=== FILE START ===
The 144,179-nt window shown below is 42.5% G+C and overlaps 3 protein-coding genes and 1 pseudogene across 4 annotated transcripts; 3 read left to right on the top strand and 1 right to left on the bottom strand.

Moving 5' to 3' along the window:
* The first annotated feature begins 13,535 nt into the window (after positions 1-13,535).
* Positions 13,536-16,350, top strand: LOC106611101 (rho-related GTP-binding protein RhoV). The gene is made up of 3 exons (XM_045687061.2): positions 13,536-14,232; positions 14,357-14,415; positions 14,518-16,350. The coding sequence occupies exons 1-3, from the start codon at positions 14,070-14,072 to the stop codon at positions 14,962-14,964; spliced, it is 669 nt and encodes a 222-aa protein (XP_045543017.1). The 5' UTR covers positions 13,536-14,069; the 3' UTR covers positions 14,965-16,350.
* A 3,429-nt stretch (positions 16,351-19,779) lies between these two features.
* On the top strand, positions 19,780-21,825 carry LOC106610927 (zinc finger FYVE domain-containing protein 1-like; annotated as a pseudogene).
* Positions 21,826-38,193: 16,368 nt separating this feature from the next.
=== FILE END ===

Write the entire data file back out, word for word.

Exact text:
The 144,179-nt window shown below is 42.5% G+C and overlaps 3 protein-coding genes and 1 pseudogene across 4 annotated transcripts; 3 read left to right on the top strand and 1 right to left on the bottom strand.

Moving 5' to 3' along the window:
* The first annotated feature begins 13,535 nt into the window (after positions 1-13,535).
* Positions 13,536-16,350, top strand: LOC106611101 (rho-related GTP-binding protein RhoV). The gene is made up of 3 exons (XM_045687061.2): positions 13,536-14,232; positions 14,357-14,415; positions 14,518-16,350. The coding sequence occupies exons 1-3, from the start codon at positions 14,070-14,072 to the stop codon at positions 14,962-14,964; spliced, it is 669 nt and encodes a 222-aa protein (XP_045543017.1). The 5' UTR covers positions 13,536-14,069; the 3' UTR covers positions 14,965-16,350.
* A 3,429-nt stretch (positions 16,351-19,779) lies between these two features.
* On the top strand, positions 19,780-21,825 carry LOC106610927 (zinc finger FYVE domain-containing protein 1-like; annotated as a pseudogene).
* Positions 21,826-38,193: 16,368 nt separating this feature from the next.